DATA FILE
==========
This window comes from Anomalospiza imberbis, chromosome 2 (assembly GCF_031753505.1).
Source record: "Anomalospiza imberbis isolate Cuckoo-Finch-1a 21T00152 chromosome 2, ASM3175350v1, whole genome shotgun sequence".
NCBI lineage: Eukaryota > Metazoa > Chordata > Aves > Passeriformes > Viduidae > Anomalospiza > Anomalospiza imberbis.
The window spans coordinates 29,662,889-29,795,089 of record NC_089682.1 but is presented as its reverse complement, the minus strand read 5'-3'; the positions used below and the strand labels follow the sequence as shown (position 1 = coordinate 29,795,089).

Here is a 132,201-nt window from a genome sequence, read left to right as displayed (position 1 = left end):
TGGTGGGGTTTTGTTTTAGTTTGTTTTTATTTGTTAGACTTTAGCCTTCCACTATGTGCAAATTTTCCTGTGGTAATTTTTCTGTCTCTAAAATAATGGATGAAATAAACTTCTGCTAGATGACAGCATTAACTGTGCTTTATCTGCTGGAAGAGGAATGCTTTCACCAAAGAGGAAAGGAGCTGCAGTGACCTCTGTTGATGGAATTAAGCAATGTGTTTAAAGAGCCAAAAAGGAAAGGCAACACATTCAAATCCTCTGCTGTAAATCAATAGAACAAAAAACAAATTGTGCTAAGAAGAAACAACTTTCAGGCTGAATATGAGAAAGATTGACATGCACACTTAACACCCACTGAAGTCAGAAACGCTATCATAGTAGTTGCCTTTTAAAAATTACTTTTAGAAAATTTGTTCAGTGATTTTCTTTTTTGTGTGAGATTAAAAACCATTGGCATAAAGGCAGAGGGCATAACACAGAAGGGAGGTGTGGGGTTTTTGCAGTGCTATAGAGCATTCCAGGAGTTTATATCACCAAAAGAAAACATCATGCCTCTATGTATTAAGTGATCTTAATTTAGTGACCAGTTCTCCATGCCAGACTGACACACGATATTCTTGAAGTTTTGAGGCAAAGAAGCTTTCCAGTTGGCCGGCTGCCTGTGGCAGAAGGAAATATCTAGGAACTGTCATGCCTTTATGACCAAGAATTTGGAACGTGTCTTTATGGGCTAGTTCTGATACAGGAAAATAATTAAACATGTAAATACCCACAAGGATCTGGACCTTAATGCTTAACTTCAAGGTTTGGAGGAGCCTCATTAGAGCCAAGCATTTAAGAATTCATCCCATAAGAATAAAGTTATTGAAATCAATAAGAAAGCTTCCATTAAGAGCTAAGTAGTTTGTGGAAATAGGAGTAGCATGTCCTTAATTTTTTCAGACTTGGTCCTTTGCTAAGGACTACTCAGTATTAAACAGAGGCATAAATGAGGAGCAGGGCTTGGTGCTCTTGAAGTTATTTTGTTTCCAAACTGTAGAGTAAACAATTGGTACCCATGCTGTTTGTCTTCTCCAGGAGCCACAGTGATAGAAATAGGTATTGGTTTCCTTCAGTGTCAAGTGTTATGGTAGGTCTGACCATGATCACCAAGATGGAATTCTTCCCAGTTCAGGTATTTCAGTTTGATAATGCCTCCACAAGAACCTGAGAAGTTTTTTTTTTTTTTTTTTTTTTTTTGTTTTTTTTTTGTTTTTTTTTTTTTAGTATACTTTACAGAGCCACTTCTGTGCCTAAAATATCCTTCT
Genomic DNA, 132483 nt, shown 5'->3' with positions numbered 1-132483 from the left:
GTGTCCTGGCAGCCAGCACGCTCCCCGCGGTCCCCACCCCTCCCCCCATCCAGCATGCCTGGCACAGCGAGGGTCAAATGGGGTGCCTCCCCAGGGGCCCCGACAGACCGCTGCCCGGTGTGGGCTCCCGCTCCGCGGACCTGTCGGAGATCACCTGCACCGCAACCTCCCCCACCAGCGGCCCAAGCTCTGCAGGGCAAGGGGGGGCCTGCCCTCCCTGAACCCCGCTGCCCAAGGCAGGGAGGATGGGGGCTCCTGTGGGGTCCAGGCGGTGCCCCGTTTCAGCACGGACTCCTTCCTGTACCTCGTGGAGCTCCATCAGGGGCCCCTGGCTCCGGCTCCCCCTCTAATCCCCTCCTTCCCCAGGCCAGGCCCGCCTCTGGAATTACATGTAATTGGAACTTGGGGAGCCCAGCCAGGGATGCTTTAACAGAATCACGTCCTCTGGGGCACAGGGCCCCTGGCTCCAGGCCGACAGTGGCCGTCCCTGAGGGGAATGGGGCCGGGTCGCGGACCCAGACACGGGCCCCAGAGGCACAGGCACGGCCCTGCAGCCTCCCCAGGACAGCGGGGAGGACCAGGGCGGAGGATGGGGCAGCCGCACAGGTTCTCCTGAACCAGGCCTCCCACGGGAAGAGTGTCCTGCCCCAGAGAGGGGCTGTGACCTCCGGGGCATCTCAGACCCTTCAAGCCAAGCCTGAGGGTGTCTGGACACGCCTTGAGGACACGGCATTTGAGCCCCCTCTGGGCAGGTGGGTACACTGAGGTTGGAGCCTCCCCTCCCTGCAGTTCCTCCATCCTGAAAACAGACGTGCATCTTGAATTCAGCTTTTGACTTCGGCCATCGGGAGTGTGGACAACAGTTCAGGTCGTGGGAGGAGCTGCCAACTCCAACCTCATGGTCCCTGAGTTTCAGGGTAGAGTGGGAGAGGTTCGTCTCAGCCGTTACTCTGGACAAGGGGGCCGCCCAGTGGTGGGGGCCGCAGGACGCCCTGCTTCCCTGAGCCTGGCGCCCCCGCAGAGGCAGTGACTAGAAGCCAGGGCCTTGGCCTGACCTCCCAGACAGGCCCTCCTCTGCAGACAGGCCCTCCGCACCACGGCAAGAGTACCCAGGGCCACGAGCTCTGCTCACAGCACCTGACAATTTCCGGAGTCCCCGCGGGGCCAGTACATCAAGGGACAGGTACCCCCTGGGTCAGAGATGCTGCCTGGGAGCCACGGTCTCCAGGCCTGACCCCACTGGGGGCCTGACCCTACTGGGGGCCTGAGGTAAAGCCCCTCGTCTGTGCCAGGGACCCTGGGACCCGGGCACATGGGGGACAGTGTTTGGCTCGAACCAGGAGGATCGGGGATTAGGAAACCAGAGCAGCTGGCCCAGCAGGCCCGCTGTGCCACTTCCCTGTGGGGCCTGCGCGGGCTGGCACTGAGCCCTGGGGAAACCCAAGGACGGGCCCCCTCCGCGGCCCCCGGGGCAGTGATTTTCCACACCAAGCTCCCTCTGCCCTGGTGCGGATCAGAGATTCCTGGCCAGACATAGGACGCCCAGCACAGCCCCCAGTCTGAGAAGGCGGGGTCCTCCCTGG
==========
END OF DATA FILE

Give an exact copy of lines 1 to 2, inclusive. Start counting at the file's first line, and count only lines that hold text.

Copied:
This window comes from Anomalospiza imberbis, chromosome 2 (assembly GCF_031753505.1).
Source record: "Anomalospiza imberbis isolate Cuckoo-Finch-1a 21T00152 chromosome 2, ASM3175350v1, whole genome shotgun sequence".